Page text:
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Southeast Asian Foreign Ministers Wrap Up Talks With Mild Censure of Burma


Southeast Asia foreign ministers conveyed their dissatisfaction over the slow pace of political reforms in Burma but stopped short of taking any tough action against Rangoon. Where the ministers have wrapped up their annual meeting.

The ministers' communiqué Tuesday called for "tangible progress" in Burma's so-called "roadmap" to democracy and for the release of political prisoners.

But the ministers agreed to give Burma, also known as Myanmar, space to deal with its challenges, reflecting ASEAN's long tradition of not interfering in each others' internal affairs.

Malaysian Foreign Minister Syed Hamid Albar, who has said Burma's delays in political reforms hurt ASEAN's credibility, defended the wording of the statement.

"Myanmar engaged is better than Myanmar isolated. But the paragraph that we have done on Myanmar is very clear, very concise on the views and attitudes of the ASEAN countries," he said. "And we recognize their difficulties at the same time we recognize the desire of the international community brought to the mainstream of international relations and politics."

Hamid says ASEAN will continue to engage Burma and will support a role for the United Nations in the isolated country.

The military has controlled Burma for more than four decades and most senior members of the opposition National League for Democracy are in detention or exile. The military has suspended indefinitely a national convention to draft a new constitution.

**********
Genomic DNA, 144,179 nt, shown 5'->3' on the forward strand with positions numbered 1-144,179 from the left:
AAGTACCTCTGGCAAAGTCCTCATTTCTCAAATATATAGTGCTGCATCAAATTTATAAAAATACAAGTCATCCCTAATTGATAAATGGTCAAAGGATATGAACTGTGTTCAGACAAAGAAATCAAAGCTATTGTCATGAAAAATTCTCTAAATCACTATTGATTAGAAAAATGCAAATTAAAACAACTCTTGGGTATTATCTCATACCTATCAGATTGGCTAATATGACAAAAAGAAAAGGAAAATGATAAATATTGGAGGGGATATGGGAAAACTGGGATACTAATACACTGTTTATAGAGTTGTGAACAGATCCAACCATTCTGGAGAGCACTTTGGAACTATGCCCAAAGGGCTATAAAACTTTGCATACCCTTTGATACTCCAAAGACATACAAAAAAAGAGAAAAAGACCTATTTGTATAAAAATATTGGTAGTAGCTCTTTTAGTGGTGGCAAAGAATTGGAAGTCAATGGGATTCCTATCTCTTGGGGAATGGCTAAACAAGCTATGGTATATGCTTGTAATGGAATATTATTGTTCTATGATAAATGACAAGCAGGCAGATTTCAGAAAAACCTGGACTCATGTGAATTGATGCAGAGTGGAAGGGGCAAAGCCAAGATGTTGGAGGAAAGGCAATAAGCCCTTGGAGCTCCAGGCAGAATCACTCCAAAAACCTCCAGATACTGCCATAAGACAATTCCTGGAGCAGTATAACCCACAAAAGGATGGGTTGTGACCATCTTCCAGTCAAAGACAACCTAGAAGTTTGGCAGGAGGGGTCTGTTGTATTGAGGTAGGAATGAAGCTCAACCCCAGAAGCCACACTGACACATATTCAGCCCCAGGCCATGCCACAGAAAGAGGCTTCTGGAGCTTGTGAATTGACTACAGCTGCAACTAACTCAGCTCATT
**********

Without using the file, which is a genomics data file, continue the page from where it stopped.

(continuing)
Thai Foreign Minister Kantathi Suphamongkhon says now that ASEAN has made clear what it wants Burma to do, the country's military leaders are expected more than ever to deliver.

"They did express to us that the convention should be moved up by a year, in other words we were told during the spring time that the convention would be completed by 2008. But Myanmar has expressed to me that now it's 2007 they expect the convention to be finished. But what we would like to see is an acceleration of that process," Kantathi says.

In the same statement Tuesday, the ministers urged a resumption of talks on ending North Korea's nuclear programs and expressed hope that the six nations engaged in the process would seize the ASEAN Regional Forum Friday as an opportunity for dialogue.

Secretary of State Condoleezza Rice and North Korean Foreign Minister Paek Nam Sun are expected to attend the meeting Friday, along with foreign ministers of the other countries involvement in the negotiations - China, Russia, Japan and South Korea.

The ministers also called for an immediate cease-fire in the Middle East, where thousands of workers from ASEAN countries are trapped in the fighting between Israel and Hezbollah militants in Lebanon.

The ministers also urged all the members to accelerate the economic integration toward an ASEAN Community by 2020. And, in light of recent natural disasters in the region, called on countries that have not yet ratified the Agreement on Disaster management and Emergency Response to do so soon.

ASEAN's members are Malaysia, Thailand, Indonesia, the Philippines, Singapore, Burma, Brunei, Cambodia, Vietnam and Laos.

Wednesday, the ministers will meet with the foreign ministers of South Korea, Japan and China.

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